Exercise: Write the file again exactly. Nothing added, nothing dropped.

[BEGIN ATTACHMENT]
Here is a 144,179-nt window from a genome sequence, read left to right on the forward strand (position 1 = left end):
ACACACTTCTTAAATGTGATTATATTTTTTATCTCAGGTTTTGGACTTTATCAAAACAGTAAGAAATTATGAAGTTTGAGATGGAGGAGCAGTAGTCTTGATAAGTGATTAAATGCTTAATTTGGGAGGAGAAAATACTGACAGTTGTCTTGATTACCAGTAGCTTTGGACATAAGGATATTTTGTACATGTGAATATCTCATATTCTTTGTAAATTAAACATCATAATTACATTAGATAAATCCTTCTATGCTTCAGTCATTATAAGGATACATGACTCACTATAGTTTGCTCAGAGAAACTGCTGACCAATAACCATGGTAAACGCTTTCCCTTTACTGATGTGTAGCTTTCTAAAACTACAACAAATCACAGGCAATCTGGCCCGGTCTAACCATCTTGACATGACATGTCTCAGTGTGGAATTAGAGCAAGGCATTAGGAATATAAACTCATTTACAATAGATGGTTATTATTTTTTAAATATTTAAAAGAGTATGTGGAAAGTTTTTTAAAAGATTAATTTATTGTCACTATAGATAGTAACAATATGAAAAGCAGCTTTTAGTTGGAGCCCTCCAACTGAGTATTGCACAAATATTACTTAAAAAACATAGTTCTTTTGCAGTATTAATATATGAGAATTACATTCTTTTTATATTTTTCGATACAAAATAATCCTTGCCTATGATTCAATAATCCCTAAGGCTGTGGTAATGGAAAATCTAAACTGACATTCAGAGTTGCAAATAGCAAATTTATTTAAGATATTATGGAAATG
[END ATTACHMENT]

Here is a 144,179-nt window from a genome sequence, read left to right on the forward strand (position 1 = left end):
ACACACTTCTTAAATGTGATTATATTTTTTATCTCAGGTTTTGGACTTTATCAAAACAGTAAGAAATTATGAAGTTTGAGATGGAGGAGCAGTAGTCTTGATAAGTGATTAAATGCTTAATTTGGGAGGAGAAAATACTGACAGTTGTCTTGATTACCAGTAGCTTTGGACATAAGGATATTTTGTACATGTGAATATCTCATATTCTTTGTAAATTAAACATCATAATTACATTAGATAAATCCTTCTATGCTTCAGTCATTATAAGGATACATGACTCACTATAGTTTGCTCAGAGAAACTGCTGACCAATAACCATGGTAAACGCTTTCCCTTTACTGATGTGTAGCTTTCTAAAACTACAACAAATCACAGGCAATCTGGCCCGGTCTAACCATCTTGACATGACATGTCTCAGTGTGGAATTAGAGCAAGGCATTAGGAATATAAACTCATTTACAATAGATGGTTATTATTTTTTAAATATTTAAAAGAGTATGTGGAAAGTTTTTTAAAAGATTAATTTATTGTCACTATAGATAGTAACAATATGAAAAGCAGCTTTTAGTTGGAGCCCTCCAACTGAGTATTGCACAAATATTACTTAAAAAACATAGTTCTTTTGCAGTATTAATATATGAGAATTACATTCTTTTTATATTTTTCGATACAAAATAATCCTTGCCTATGATTCAATAATCCCTAAGGCTGTGGTAATGGAAAATCTAAACTGACATTCAGAGTTGCAAATAGCAAATTTATTTAAGATATTATGGAAATG